New analysis explores trends in global plastic consumption and recycling
January 28, 2015 03:35 PM - Gaelle Gourmelon, Worldwatch Institute
For more than 50 years, global production of plastic has continued to rise. Some 299 million tons of plastics were produced in 2013, representing a 4 percent increase over 2012. Recovery and recycling, however, remain insufficient, and millions of tons of plastics end up in landfills and oceans each year, writes Gaelle Gourmelon, Communications and Marketing Manager at the Worldwatch Institute, in the Institute’s latest Vital Signs Online article.
Pollution Blamed as Leading Cause of Death in Developing World
January 28, 2015 08:51 AM - Alexis Petru, Triple Pundit
In 2012, pollution – in the form of contaminated soil, water, and both indoor and outdoor air – was responsible for 8.4 million deaths in developing countries, finds Pollution: The Silent Killer of Millions in Poor Countries. That’s almost three times more deaths than those caused by malaria, HIV/AIDS and tuberculosis combined: Malaria claimed 600,000 lives in 2012, HIV/AIDS caused 1.5 million deaths and tuberculosis killed 900,000 individuals.
ENN Announces Release of New Mobile App!
January 26, 2015 08:39 AM - ENN Editor
This week ENN launches a new mobile app making it easier for you to connect with us and stay up to date with groundbreaking environmental news. The Environmental News Network (ENN) is recognized as the most comprehensive and dependable online environmental news source. With almost twenty years of experience aggregating and producing original content for environmental experts and novices alike, ENN's mission is to inform, educate and inspire environmental discussion and action among its readers and contributors.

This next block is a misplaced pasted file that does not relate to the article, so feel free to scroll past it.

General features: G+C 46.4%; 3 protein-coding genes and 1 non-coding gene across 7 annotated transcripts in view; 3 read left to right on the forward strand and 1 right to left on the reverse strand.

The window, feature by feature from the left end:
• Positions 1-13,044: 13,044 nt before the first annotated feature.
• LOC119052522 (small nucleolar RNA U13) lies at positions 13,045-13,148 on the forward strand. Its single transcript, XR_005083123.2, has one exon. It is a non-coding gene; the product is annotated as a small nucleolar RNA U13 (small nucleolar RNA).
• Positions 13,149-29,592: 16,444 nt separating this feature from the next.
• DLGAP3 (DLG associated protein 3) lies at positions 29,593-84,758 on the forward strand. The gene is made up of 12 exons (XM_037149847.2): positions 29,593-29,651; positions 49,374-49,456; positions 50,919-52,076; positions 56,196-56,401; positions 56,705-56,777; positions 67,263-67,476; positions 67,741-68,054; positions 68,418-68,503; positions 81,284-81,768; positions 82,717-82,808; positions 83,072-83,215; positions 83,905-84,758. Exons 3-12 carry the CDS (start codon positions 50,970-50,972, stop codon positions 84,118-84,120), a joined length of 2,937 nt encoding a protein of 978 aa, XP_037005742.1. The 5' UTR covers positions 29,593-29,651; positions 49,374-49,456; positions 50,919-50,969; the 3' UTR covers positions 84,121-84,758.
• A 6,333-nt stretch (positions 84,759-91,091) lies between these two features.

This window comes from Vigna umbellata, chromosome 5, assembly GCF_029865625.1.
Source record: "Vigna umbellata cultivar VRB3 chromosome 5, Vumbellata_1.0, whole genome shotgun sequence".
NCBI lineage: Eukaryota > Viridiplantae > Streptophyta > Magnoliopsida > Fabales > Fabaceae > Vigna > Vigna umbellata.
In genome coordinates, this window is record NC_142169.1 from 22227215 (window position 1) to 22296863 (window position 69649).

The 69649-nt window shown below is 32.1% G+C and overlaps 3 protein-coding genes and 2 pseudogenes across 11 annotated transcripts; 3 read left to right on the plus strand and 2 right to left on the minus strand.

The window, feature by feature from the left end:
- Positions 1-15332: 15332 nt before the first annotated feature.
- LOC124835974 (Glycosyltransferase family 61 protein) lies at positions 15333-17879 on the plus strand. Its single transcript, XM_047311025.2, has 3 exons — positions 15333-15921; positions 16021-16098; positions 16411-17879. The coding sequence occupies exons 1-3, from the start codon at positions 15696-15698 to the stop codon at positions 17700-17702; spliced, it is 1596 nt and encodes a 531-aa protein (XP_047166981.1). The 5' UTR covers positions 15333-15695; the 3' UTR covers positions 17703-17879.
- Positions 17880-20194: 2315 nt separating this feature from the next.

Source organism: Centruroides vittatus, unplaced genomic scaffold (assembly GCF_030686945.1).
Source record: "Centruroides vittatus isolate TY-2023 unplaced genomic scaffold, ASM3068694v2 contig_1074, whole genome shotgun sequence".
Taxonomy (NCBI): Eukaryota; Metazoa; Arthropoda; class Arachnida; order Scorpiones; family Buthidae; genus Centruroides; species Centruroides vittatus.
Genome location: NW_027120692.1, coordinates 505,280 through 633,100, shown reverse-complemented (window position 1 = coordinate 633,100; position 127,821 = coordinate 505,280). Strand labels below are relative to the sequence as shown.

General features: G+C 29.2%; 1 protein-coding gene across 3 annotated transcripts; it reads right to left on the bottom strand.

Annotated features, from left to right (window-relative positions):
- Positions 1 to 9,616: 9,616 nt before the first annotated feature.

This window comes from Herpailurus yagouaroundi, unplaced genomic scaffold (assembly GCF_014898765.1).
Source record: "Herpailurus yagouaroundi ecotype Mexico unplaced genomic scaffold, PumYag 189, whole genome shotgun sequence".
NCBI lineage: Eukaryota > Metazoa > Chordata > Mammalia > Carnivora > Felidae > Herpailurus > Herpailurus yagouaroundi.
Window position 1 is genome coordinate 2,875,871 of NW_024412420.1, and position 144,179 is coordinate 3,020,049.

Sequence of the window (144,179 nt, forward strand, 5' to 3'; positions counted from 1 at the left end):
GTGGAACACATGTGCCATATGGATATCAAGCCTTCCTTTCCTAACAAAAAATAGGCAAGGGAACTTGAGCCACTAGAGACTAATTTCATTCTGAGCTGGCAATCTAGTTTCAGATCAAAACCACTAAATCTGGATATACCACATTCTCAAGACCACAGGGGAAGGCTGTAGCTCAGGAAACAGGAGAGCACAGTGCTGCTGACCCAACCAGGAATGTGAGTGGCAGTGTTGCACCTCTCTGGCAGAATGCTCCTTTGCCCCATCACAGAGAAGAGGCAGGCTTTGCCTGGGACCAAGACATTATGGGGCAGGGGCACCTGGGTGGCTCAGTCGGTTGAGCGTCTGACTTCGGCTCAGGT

Because ENN recognizes that there is no lack of environmental news content but rather an overabundance of it, ENN gathers, filters and streamlines environmental news from affiliate networks and other news streams so as to consolidate and support better environmental decisions for an ever changing world. ENN’s core sources include major wire services, research institutions, and freelance and citizen journalists from around the world.
Click to the rest of the story for downlad links, or visit the App store on your iPhone.